Categorizing Mental Illness
Psychiatric Diagnoses are categorized by the Diagnostic and Statistical Manual of Mental Disorders, 4th. Edition. Better known as the DSM-IV, the manual is published by the American Psychiatric Association and covers all mental health disorders for both children and adults. It also lists known causes of these disorders, statistics in terms of gender, age at onset, and prognosis as well as some research concerning the optimal treatment approaches.
Mental Health Professionals use this manual when working with patients in order to better understand their illness and potential treatment and to help 3rd party payers (e.g., insurance) understand the needs of the patient. The book is typically considered the ‘bible’ for any professional who makes psychiatric diagnoses in the United States and many other countries. Much of the diagnostic information on these pages is gathered from the DSM IV.
There is a good deal of overlap among the different diagnoses listed in the DSM IV. The reason for this is the same as for the overlap in medical diagnoses...rarely is a symptom exclusive of anything, and rarely can a diagnosis be made without a pattern or cluster of symptoms. For example, Depression includes feelings of sadness, but anxiety can lead to sadness, as can phobias, psychosis, and many other disorders. Keep this in mind when reading about specific diagnoses or you may find yourself saying way too frequently "Oh my Gosh, I have that."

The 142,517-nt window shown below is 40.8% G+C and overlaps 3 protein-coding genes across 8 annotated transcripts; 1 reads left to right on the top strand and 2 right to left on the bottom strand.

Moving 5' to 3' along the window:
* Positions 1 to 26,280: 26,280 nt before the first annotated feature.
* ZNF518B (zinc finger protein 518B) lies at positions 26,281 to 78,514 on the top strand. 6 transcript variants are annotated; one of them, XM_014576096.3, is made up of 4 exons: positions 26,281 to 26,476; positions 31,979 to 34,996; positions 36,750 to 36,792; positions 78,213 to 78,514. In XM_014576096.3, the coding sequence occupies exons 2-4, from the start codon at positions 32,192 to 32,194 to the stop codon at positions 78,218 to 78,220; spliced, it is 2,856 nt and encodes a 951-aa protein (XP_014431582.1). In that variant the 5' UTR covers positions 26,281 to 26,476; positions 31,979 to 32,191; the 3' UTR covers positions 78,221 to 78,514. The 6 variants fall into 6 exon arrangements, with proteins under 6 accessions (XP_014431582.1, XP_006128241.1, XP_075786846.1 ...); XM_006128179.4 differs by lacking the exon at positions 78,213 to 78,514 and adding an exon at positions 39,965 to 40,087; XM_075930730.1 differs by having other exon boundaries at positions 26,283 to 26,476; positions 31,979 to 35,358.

Diagnoses can only be made by a clinician (e.g., psychologist or psychiatrist) who specializes in these areas and who understands the symptom patterns and idiosyncrasies of each disorder. Don’t self diagnose. If you feel you may have symptoms which are negatively affecting your life, please seek the advice and assistance of a professional. Call HCA today to set up a screening assessment to determine treatment options.